Knowing you have a bad memory at the age of 23 is a scary thing.
“How bad did it (stink) when you had your root canal?” my friend Layne asked me in a text message.
“Did I have a root canal?” I responded.
“Haha, I thought you came over one time after having one,” Layne said.
And slowly, bits and pieces of the memory from only a little over a year ago begin floating back to me. They’re mingled with other memories of the dentist and other memories of hanging out with Layne causing the experience to still be completely foggy. The inability to remember whether I’ve had a root canal causes me to question what other experiences I’ve had in life that I’ve completely forgotten about.
As I contemplated whether the root canal happened, I was driving from Fremont to Waterloo. Fremont, the town with the hospital where I was born, and Waterloo where I was raised. When I arrived in Waterloo, I decided to take an extra ten minutes to tour the town before going to my parents’ house. With some visual prompts, I realized I have at least some memory left because on almost every block is a memory to go with it.
You pull into town on the northwest corner and pass the former kindergarten through 12th grade Waterloo Public School, where I attended through ninth grade. The place where I peed my pants standing in line for the bathroom in kindergarten, developed a fascination for the Oregon Trail playing the game on the computers in fourth grade, and slipped in a mud puddle trying to save a basketball from going out of bounds on the first day of sixth grade. The school where I attended my first dance on homecoming of freshman year and where I fell in love with English reading Great Expectations by Charles Dickens in freshman English.
One block to the east is the house my parents built when I started school. The house where Kaylea and I raced up and down the front yard, played pick-up games of kickball and street hockey, and where we practiced becoming lifeguards swimming in the old metal horse tank. Two blocks to the north is the stop sign Kaylea and I could ride our bikes to and from our house and back, and the little old house a childhood friend convinced me a witch lived in and made me keep watch while she “investigated” the woman’s shed.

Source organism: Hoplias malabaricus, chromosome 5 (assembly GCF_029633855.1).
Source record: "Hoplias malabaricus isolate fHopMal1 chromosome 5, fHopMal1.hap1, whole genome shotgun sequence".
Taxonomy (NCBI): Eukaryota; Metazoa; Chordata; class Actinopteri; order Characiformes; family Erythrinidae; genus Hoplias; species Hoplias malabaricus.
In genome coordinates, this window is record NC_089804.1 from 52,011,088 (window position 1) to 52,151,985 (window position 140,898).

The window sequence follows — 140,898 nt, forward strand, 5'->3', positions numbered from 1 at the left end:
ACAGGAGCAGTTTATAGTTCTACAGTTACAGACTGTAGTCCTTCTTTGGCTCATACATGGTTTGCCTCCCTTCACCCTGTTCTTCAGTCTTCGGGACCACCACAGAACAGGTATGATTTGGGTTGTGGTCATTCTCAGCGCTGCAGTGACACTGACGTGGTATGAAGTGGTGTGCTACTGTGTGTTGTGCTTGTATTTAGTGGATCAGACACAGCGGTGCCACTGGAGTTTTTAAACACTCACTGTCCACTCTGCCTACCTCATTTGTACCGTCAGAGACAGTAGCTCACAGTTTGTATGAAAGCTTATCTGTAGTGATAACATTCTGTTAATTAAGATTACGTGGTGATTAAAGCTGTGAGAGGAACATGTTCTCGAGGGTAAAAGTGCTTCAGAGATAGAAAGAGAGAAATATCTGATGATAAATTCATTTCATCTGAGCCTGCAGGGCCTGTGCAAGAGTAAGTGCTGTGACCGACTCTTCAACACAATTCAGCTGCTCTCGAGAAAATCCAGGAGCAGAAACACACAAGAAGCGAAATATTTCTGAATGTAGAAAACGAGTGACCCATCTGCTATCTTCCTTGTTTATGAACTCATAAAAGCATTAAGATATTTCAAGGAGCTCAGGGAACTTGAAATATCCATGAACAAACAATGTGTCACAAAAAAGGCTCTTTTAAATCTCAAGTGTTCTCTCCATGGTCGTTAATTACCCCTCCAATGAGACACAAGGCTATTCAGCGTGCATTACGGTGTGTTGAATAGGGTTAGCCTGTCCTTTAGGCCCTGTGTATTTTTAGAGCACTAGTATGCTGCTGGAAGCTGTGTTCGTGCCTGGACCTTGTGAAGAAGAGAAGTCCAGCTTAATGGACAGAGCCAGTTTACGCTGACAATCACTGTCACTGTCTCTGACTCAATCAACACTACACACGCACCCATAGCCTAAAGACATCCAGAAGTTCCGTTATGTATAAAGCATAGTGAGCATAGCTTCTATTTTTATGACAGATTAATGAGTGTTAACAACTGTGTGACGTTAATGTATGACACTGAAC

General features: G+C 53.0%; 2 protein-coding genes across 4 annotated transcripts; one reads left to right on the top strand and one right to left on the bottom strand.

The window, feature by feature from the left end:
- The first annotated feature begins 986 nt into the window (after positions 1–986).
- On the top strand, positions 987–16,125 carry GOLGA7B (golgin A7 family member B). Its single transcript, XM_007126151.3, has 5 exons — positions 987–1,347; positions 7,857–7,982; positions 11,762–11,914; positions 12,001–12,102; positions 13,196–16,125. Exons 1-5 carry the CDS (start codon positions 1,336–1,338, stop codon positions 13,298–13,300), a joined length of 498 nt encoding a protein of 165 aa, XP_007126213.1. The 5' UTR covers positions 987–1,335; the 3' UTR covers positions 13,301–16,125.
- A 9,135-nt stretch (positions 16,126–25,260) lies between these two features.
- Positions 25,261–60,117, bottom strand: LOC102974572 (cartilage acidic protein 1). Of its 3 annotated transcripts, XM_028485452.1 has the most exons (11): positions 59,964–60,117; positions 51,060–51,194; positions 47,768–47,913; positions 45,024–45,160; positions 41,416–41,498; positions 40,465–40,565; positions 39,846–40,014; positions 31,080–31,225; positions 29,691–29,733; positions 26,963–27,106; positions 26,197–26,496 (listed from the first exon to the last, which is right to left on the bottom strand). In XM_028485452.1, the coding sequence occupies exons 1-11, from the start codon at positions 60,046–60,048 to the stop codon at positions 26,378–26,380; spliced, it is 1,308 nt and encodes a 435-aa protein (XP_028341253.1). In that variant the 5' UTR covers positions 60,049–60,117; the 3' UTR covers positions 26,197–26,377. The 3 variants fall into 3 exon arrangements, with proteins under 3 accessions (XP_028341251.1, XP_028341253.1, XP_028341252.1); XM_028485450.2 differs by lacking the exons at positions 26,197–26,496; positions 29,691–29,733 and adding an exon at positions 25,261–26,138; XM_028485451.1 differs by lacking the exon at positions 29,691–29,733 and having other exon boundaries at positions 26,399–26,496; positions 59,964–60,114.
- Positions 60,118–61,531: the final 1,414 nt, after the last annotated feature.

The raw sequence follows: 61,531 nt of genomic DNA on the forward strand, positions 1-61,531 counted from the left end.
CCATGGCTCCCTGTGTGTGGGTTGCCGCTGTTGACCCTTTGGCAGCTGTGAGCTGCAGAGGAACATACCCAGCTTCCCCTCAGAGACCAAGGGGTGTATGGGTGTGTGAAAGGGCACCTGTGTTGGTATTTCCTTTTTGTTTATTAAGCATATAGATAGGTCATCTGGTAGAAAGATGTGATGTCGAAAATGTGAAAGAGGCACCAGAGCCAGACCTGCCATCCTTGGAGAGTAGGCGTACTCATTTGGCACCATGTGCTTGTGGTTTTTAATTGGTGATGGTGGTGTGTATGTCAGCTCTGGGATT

Another block to the east is the only house I lived in as an only child. One more block to the east are the apartments we lived in while waiting for our house to be built, which are the same apartments that my Aunt Patty lived in when she and I would hang out during my childhood days.
Main Street is on the east side of those apartments and possesses all types of memories including buying cans of root beer at Jack’s full service gas station and eating soft serve ice cream at Betty B’s Convenience Store, both of which are out of business today. There’s the post office and the duck pond and all of the oldest, most beautiful homes in town, including the big old house my first grade teacher used to live in that people turned into a haunted house for a few years after she moved out. The old Robinson Seed Company buildings line the road by the railroad tracks and all have long, sloped drives that we used to ride our bikes down. And, that’s all only on the north side of the 700 population town separated by railroad tracks.
In middle school, we moved to the south side. The side with the small church I grew up in, the ball field I had to practice at every day, and the large stretches of the bike trail I’d run every morning of summer. The side with the town park and the water tower, the new El Bee’s Mexican restaurant, and the side where my grandparents lived.
I’m still not sure if I’ve ever had a root canal or not, and my mom doesn’t know either. But, after ten minutes of driving around the place I call home, I don’t really care and am only slightly concerned about the condition of my brain and its ability to recall events. Because whether I remember if I’ve had a root canal or not doesn’t matter as much as knowing where my roots come from. And that, for the most part, I remember.